if (--time_inited) get_time_error("get_time - deinit_time() called without init_time()");
deinit_get_time_ticks();
deinit_get_time_s();
deinit_get_time_ms();
}
[/code]

All these examples comes from [url http://sourceforge.net/projects/pmask]pmask library[/url], by Orz.

I think looking at it will definitely solve your problem Paul.

"Code is like shit - it only smells if it is not yours"
Allegro Wiki, full of examples and articles !!

CGamesPlay
Member #2,559
July 2002
avatar

Quote:

If it is too low it won't look very good even if it is more reliable.

Oh, well, if the user is playing at the moment DST kicks in and he has his RTC set to localtime (for no reason at all), then the game would lag an hour :P

--
Tomasu: Every time you read this: hugging!

Ryan Patterson - <http://cgamesplay.com/>

Paul whoknows
Member #5,081
September 2004
avatar

I tried to use these routines, RIchard helped me a lot, and he answered all my question but I could not make it work properly.
I am using devcpp since a few days ago and perhaps there is something wrong with my configuration, so can someone else try to compile this routines?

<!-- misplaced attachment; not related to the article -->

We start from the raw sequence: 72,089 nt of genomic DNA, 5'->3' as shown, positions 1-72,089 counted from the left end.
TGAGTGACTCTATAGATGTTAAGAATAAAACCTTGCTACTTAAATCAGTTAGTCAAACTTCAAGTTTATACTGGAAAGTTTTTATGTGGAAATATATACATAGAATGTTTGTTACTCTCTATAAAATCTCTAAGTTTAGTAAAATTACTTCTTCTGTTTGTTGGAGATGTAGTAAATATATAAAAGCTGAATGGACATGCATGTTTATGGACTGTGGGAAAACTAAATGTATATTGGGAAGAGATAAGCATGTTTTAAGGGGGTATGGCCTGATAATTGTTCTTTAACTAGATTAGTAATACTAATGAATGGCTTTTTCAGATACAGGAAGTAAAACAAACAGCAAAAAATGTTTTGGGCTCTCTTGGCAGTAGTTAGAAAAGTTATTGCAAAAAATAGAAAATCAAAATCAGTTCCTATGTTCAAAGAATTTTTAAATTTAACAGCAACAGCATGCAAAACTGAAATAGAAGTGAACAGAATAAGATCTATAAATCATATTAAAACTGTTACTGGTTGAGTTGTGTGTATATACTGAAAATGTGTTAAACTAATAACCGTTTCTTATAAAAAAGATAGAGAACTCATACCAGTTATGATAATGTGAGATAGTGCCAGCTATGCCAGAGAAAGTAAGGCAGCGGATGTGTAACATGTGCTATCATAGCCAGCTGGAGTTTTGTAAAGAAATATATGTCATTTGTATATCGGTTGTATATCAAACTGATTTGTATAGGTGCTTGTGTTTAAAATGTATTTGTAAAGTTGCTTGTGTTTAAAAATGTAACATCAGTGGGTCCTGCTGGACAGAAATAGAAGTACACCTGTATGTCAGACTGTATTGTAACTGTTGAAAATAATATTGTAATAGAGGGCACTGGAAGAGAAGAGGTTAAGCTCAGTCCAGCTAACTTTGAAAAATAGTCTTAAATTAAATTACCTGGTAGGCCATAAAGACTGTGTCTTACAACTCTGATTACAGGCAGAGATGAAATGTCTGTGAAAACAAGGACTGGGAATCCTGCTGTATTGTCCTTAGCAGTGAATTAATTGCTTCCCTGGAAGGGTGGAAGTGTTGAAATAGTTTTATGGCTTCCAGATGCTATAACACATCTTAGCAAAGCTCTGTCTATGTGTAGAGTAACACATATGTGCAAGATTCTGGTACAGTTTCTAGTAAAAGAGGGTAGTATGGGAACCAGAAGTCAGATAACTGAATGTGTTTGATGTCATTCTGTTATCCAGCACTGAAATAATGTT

timer.hpp

1#ifndef __Timer_hpp__
2#define __Timer_hpp__
3 
4#include <allegro.h>
5#include <winalleg.h>
6 
7struct timer
8{
9LARGE_INTEGER tstart, tticks, tnow, tlast;
10int high_freq, logic_frames, logic_fps, gfx_frames, gfx_fps;
11};
12 
13extern struct timer timer;
14 
15void start_timer(void);
16void reset_timer(void);
17int check_timer(int frac_sec);
18void reset_timer_alt(void);
19 
20#endif

timer.cpp

1#include <Windows.h> a veces hay que sacvar esto
2#include "timer.hpp"
3 
4// High resolution timer code for Windows. Call start_timer first and then call
5// check_timer with the required accuracy range.
6// The timer is more accurate than the default Allegro timers..
7 
8struct timer timer;
9 
10void start_timer(void)
11{
12timer.high_freq = QueryPerformanceFrequency(&timer.tticks);
13timer.logic_frames = 0;
14 
15if (timer.high_freq)
16{
17QueryPerformanceCounter(&timer.tstart);
18timer.tlast = timer.tstart;
19}
20}
21 
22void reset_timer(void)
23{
24if (timer.high_freq)
25{
26 
27QueryPerformanceCounter(&timer.tnow);
28timer.tstart = timer.tnow;
29}
30}
31 
32int check_timer(int frac_sec)
33{
34int t;
35 
36if (timer.high_freq)
37{
38QueryPerformanceCounter(&timer.tnow);
39t = (int) (((timer.tnow.QuadPart - timer.tstart.QuadPart) * frac_sec) / timer.tticks.QuadPart);
40 
41// Have we done 1 second since the timer was last reset?
42if (t > 240)
43{
44// Yes, so reset again and update details.